David Cameron has launched an attempt to woo Liberal Democrat supporters
Conservative leader David Cameron has used his new year message to call for the general election campaign to be a "good clean fight".
He said he wanted 2010 to be a year for "a new politics", and an election "free from fake political dividing lines".
Explaining this point, he urged the Liberal Democrats to focus on the similarities between their two parties.
Mr Cameron said there was a "lot less disagreement than there used to be" between his party and the Lib Dems.
"I don't think we should invent differences where there aren't differences," he said.
"There are many more areas where Liberal Democrats and Conservatives agree and that's a good thing but we need to have a decisive election.
"A hung Parliament would be bad for Britain, would be bad for the sort of strong united determined leadership that we need, but we shouldn't invent differences where they don't exist."
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BBC political correspondent Iain Watson says this could be interpreted as laying the groundwork for a possible coalition in the event of a hung parliament.
But senior Conservatives sources say this is an attempt to "love bomb" Lib Dem supporters - not their MPs - and to convince them on green issues, decentralisation, and less state interference.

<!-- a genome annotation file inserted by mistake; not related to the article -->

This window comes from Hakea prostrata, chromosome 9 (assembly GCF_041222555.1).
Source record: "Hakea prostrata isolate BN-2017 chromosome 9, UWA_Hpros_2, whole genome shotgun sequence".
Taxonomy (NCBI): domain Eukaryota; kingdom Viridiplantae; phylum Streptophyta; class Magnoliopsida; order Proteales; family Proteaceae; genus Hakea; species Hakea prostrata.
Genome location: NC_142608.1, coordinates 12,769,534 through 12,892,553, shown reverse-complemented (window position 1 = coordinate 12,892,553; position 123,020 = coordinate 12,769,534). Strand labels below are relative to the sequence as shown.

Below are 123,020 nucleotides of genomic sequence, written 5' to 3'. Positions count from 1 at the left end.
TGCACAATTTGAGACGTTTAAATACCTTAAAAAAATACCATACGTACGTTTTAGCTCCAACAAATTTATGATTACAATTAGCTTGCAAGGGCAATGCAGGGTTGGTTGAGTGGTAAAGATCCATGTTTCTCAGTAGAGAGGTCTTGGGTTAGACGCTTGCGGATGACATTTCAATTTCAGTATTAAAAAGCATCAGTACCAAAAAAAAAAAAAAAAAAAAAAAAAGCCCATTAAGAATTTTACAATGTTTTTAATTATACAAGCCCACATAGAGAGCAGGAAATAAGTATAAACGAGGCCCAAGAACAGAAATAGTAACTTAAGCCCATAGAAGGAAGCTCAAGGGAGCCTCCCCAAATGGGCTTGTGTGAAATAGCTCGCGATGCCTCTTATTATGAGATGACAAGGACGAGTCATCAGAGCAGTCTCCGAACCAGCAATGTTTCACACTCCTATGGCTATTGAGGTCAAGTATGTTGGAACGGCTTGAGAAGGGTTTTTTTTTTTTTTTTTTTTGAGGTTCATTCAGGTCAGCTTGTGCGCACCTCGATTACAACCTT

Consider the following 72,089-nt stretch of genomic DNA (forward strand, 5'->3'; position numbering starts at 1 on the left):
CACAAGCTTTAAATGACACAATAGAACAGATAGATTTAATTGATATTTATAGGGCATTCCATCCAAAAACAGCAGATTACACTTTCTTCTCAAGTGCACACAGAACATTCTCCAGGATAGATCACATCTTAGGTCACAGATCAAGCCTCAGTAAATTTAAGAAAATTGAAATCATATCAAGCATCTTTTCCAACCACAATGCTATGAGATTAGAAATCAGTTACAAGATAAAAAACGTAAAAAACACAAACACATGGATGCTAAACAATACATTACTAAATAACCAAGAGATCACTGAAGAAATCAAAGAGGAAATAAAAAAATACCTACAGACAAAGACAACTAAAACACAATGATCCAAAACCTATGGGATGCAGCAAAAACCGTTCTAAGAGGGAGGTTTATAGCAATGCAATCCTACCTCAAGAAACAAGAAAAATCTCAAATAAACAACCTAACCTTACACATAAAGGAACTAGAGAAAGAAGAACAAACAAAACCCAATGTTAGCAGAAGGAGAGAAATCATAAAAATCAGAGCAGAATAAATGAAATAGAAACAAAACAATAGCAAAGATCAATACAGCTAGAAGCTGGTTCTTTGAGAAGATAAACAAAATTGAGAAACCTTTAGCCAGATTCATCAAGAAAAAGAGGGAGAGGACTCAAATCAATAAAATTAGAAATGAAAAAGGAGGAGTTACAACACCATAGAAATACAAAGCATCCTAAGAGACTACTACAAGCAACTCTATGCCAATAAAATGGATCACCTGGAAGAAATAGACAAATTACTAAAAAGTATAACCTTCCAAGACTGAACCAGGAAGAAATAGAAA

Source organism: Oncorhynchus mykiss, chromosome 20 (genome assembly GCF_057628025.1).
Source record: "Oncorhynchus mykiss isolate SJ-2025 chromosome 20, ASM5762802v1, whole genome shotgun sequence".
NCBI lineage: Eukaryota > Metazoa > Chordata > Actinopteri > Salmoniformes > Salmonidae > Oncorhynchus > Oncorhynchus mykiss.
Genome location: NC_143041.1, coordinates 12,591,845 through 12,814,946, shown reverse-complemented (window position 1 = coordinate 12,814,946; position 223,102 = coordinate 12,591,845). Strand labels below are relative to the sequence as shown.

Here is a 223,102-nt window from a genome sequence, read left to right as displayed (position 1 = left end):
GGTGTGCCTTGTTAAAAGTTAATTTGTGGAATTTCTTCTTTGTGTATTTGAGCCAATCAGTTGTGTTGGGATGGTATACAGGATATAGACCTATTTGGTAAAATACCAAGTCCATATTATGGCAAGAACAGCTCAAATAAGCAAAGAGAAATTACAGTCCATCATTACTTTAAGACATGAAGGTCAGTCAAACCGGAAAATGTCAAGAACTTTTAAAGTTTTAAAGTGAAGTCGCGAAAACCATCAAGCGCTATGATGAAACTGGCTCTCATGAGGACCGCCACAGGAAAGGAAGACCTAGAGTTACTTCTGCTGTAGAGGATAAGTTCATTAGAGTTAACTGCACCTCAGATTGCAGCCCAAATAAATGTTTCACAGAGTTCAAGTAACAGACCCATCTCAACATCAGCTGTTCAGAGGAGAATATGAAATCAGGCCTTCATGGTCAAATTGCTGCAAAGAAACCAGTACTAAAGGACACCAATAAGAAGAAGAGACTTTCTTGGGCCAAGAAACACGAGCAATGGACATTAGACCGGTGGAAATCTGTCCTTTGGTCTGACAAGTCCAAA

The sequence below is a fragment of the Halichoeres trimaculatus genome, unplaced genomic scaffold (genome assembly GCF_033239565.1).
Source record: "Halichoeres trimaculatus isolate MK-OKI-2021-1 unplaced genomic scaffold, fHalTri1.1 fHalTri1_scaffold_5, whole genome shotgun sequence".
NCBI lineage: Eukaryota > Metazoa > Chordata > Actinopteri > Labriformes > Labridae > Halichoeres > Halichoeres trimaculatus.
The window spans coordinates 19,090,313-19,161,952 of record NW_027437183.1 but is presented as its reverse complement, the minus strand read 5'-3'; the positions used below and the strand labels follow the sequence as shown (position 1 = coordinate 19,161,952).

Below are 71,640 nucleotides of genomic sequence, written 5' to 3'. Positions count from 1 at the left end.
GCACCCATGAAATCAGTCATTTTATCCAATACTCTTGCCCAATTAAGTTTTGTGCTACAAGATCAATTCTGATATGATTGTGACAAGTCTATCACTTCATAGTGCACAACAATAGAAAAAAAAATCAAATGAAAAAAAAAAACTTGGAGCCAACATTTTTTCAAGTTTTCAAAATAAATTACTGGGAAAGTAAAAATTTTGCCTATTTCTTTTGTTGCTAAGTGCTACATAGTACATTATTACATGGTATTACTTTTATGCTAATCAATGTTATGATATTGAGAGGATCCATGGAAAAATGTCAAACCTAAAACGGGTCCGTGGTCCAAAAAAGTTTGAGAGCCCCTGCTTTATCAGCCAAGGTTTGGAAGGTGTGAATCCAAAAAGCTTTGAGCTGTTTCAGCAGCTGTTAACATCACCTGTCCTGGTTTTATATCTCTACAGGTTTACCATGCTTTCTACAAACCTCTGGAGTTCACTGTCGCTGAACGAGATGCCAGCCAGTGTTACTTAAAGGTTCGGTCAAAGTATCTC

The message they want to get across is the Conservatives would be more effective in delivering their desired policies, our correspondent says.
It also fits into the overall message, which is to oppose Labour's "dividing lines" strategy by emphasising that Mr Cameron would try to pull the country together and wants a clean election fight.
Lib Dem leader Nick Clegg's chief of staff Danny Alexander said: "This kind of vacuous spin is fooling nobody.
"David Cameron seems to be confused about what a fairer Britain means.
"For the Liberal Democrats it means cutting taxes for the lowest-paid, for him it means cutting them for millionaires.
"Anyone who wants a fairer Britain knows Labour has failed to deliver and the Conservatives cannot be trusted where fairness is concerned."
Olympics Minister Tessa Jowell has said the next general election campaign should not descend into a "hideous" class war.
Earlier this month, Gordon Brown said Conservative policy had been "dreamed up on the playing fields of Eton". Mr Cameron called the comment "petty".
Ms Jowell told the Sunday Telegraph the election campaign should not be a "to and fro of personality attack".